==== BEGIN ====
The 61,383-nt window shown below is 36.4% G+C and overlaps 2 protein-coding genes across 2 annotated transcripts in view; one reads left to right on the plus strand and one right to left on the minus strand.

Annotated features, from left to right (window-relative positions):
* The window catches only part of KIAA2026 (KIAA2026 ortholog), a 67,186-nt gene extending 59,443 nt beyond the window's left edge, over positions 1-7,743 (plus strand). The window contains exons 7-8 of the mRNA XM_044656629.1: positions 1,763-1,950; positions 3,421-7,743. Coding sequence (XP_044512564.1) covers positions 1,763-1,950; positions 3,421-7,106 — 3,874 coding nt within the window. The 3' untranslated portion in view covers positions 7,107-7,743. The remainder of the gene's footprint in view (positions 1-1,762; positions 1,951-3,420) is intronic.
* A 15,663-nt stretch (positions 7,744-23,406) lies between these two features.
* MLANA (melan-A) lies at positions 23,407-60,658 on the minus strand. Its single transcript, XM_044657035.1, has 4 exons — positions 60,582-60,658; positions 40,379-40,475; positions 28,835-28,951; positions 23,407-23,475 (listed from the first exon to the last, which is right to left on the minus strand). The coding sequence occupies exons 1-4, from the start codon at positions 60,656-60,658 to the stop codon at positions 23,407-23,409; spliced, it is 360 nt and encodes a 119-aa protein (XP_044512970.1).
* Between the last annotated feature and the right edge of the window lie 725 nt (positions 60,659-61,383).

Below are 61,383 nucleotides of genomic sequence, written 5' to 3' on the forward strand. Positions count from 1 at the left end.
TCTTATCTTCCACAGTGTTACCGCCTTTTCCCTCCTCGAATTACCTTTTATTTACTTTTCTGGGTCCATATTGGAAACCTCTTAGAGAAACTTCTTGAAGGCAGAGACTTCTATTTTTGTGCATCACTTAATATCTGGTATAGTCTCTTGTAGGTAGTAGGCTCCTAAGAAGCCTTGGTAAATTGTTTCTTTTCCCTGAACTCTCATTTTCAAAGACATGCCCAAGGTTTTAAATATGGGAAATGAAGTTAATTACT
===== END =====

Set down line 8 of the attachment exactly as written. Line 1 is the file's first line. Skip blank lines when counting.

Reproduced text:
TCTTATCTTCCACAGTGTTACCGCCTTTTCCCTCCTCGAATTACCTTTTATTTACTTTTCTGGGTCCATATTGGAAACCTCTTAGAGAAACTTCTTGAAGGCAGAGACTTCTATTTTTGTGCATCACTTAATATCTGGTATAGTCTCTTGTAGGTAGTAGGCTCCTAAGAAGCCTTGGTAAATTGTTTCTTTTCCCTGAACTCTCATTTTCAAAGACATGCCCAAGGTTTTAAATATGGGAAATGAAGTTAATTACT